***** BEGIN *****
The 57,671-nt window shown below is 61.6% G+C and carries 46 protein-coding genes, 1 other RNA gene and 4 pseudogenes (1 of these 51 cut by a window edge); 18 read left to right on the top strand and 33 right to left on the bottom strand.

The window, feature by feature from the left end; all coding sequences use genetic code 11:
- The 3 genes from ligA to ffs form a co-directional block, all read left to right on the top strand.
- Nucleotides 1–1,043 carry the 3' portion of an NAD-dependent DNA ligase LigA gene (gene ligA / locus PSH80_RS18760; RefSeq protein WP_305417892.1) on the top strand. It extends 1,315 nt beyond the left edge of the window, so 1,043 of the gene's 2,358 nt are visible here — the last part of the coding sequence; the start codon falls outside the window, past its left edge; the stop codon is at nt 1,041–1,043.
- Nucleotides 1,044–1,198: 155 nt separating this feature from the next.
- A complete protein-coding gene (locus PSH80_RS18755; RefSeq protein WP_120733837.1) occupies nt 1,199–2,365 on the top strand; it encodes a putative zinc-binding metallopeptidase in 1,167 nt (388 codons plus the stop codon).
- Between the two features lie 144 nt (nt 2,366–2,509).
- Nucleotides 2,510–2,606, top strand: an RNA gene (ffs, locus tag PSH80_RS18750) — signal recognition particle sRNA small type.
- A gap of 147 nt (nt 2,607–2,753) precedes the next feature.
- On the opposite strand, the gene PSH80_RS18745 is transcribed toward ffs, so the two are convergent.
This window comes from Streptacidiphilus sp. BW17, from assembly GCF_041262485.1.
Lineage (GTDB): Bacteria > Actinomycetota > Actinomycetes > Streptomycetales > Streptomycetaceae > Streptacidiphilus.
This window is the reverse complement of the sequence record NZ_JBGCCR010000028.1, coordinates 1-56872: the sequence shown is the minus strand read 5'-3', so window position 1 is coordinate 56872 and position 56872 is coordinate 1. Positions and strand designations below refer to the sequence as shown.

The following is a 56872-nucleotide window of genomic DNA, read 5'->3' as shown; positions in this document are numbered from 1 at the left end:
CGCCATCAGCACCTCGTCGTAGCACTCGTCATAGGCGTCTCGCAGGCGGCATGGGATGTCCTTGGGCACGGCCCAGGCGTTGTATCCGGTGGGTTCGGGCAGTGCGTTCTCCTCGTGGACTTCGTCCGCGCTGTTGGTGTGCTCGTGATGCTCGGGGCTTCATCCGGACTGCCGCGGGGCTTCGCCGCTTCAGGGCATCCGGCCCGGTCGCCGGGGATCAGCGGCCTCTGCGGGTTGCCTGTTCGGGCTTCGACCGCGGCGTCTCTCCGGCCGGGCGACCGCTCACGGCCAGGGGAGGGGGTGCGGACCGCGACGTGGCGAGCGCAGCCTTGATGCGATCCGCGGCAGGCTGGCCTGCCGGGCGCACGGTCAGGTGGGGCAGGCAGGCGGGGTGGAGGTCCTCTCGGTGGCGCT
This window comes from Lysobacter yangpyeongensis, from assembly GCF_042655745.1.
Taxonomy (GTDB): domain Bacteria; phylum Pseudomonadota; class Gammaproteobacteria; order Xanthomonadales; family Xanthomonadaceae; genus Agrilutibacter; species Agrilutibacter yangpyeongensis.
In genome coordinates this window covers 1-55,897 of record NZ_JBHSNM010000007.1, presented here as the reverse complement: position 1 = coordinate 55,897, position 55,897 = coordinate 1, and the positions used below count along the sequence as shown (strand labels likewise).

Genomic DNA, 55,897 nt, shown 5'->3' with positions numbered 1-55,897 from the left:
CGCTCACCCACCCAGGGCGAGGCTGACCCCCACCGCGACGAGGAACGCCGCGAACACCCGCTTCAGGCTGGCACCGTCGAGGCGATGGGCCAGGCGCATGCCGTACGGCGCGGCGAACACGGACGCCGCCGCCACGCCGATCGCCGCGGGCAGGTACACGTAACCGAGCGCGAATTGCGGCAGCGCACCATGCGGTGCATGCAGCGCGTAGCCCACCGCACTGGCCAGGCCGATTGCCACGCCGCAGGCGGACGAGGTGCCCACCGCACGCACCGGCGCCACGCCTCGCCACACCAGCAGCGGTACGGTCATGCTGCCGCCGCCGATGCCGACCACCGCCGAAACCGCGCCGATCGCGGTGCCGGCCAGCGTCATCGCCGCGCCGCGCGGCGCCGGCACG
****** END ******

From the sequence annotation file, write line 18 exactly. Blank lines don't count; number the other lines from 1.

In genome coordinates this window covers 1-55,897 of record NZ_JBHSNM010000007.1, presented here as the reverse complement: position 1 = coordinate 55,897, position 55,897 = coordinate 1, and the positions used below count along the sequence as shown (strand labels likewise).